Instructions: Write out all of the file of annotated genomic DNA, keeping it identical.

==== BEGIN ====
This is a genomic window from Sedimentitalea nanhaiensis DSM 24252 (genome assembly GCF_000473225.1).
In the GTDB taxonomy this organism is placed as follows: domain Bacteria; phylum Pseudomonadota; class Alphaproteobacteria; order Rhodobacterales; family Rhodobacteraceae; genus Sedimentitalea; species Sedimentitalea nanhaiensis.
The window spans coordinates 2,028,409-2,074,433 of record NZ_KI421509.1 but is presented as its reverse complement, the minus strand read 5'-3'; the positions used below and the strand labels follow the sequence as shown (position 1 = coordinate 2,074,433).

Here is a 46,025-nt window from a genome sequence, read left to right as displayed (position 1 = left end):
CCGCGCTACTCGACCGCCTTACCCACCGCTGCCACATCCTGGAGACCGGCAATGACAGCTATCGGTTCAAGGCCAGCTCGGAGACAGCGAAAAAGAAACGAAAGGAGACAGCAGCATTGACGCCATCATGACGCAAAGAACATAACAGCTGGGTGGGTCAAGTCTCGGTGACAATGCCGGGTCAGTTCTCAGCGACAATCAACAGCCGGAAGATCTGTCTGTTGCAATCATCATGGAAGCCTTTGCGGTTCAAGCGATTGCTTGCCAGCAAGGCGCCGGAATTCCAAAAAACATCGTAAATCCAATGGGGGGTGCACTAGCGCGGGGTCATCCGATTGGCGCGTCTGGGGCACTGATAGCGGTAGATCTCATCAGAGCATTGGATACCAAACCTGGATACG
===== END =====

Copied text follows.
This is a genomic window from Sedimentitalea nanhaiensis DSM 24252 (genome assembly GCF_000473225.1).
In the GTDB taxonomy this organism is placed as follows: domain Bacteria; phylum Pseudomonadota; class Alphaproteobacteria; order Rhodobacterales; family Rhodobacteraceae; genus Sedimentitalea; species Sedimentitalea nanhaiensis.
The window spans coordinates 2,028,409-2,074,433 of record NZ_KI421509.1 but is presented as its reverse complement, the minus strand read 5'-3'; the positions used below and the strand labels follow the sequence as shown (position 1 = coordinate 2,074,433).

Here is a 46,025-nt window from a genome sequence, read left to right as displayed (position 1 = left end):
CCGCGCTACTCGACCGCCTTACCCACCGCTGCCACATCCTGGAGACCGGCAATGACAGCTATCGGTTCAAGGCCAGCTCGGAGACAGCGAAAAAGAAACGAAAGGAGACAGCAGCATTGACGCCATCATGACGCAAAGAACATAACAGCTGGGTGGGTCAAGTCTCGGTGACAATGCCGGGTCAGTTCTCAGCGACAATCAACAGCCGGAAGATCTGTCTGTTGCAATCATCATGGAAGCCTTTGCGGTTCAAGCGATTGCTTGCCAGCAAGGCGCCGGAATTCCAAAAAACATCGTAAATCCAATGGGGGGTGCACTAGCGCGGGGTCATCCGATTGGCGCGTCTGGGGCACTGATAGCGGTAGATCTCATCAGAGCATTGGATACCAAACCTGGATACG